The Lesson




This drama set in Bulgaria sees a teacher of English possessed of strong moral certainties being taught a lesson by life itself.


This is a promising first feature for its co-directors Kristina Grozeva and Petar Valchinov, but they also wrote it and the weakness of The Lesson is that it seems to change from one kind of a film into another. There is a more successful change of direction in its subject matter: the film plunges in tellingly with a classroom scene in which, with the sound of chalk on the board preceding any visual, the words written up reveal the theft of a pupil’s wallet. The film’s central figure - the teacher Nadezha admirably played by Margita Gosheva – is determined to identify the culprit. But while that remains relevant the film soon put its main focus on Nadezha’s private life. She discovers that the house where she lives with her husband and child is to be claimed by the bank because her unsatisfactory husband has failed to keep up the mortgage payments.


 Lesson, The


Initially Nadezha’s attempts to find money to pay off the debt bring to mind Two Days, One Night, made by the Dardenne brothers: both works cover a desperate day or two, both are slow and minimalistic and both feature a heroine whose actions can sometimes be criticised even though she retains our sympathy (here, for example, Nadezha allows her anger over her father’s new companion to cut off a potential source of help). But when she turns instead to an unscrupulous moneylender the story, albeit triggered by a dramatic real-life event, pursues a melodramatic course which causes you to feel that it is the writers who are conspiring against her. The absolute realism of the first half (tellingly there is no music) accentuates this being at odds with the contrivances that follow and smack more of fiction than of fact. Add to that the fact that the concluding scene, although more subtle than a comparable point made in Robert Guédiguian’s The Snows of Kilimanjaro (2011), is also less satisfying. The Lesson is never less than interesting but it is uneven.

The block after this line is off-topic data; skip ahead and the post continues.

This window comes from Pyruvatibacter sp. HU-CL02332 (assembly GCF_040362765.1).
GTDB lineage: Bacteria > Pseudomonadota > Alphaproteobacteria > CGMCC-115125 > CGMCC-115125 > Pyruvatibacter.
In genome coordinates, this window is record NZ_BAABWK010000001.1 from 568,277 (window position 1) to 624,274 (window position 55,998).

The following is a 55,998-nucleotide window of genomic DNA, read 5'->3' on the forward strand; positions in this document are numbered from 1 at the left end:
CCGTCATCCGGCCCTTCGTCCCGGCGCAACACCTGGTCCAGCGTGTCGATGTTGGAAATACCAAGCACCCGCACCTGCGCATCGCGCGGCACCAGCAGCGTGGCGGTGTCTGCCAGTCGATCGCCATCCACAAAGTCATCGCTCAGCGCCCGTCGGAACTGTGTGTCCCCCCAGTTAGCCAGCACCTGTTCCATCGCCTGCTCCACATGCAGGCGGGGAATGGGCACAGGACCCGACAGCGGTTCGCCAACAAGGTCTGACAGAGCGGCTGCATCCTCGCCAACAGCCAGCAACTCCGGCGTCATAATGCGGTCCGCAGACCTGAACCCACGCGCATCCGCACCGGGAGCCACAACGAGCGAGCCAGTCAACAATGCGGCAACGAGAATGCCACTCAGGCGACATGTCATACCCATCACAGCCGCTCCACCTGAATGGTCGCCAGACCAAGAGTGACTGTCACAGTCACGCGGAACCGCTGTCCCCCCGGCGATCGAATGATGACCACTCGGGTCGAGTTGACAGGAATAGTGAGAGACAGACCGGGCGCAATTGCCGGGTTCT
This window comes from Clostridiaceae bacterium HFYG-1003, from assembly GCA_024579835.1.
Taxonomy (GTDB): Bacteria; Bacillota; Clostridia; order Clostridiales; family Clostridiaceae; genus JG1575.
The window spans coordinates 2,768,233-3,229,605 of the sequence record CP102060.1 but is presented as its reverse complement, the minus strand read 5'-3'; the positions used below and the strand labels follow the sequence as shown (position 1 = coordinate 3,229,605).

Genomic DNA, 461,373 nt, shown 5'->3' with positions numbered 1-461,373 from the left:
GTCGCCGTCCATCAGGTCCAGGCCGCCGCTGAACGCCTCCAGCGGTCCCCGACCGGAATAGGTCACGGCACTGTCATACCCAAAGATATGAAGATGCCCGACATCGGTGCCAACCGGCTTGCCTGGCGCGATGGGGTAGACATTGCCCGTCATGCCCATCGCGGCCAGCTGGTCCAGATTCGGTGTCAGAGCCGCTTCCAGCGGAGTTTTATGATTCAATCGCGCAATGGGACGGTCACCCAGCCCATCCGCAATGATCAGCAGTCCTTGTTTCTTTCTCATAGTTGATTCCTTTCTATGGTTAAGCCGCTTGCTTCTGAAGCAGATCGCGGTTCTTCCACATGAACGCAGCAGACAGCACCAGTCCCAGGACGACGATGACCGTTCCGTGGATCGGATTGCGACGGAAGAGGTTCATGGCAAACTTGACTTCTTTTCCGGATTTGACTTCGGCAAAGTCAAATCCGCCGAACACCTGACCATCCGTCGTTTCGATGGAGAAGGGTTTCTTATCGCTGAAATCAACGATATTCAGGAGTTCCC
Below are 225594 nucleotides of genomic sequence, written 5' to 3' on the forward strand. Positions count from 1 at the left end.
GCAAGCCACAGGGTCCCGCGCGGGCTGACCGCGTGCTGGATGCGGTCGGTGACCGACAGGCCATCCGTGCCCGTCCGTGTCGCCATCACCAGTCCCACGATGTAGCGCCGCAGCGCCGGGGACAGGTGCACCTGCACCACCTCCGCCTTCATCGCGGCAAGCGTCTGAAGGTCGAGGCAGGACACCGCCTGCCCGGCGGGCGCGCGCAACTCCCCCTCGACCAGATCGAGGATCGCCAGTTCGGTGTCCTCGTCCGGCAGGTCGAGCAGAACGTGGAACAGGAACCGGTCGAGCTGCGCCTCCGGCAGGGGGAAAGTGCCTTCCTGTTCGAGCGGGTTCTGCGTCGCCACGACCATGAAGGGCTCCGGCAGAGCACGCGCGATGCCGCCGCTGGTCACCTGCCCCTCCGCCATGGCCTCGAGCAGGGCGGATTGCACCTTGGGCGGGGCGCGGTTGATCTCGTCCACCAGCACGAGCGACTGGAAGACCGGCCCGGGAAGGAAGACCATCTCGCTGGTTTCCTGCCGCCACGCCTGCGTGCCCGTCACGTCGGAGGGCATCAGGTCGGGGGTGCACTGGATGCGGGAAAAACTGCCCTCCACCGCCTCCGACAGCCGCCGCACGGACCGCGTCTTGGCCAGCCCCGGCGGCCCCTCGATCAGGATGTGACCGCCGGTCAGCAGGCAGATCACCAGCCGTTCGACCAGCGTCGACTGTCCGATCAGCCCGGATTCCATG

Cast: Margita Gosheva, Ivan Barnev, Ivan Savov, Stefan Denolyubov, Milena Ilieva.


Dir Kristina Grozeva and Petar Valchanov, Pro Magdelena Ilieva, Kristina Grozeva, Petar Valchanov, Konstantina Stavrianou and Rena Vougioukalou, Screenplay Kristina Grozeva and Petar Valchanov, Ph Krum Rodriguez, Pro Des Vanina Geleva, Ed Petar Valchanov, Costumes Kristina Tomova.

Abraxas Film/Graal Films/Little Wing/Screening Emotions-New Wave Films.
111 mins. Bulgaria/Greece/Germany. 2014. Rel: 4 December 2015. Cert. 15.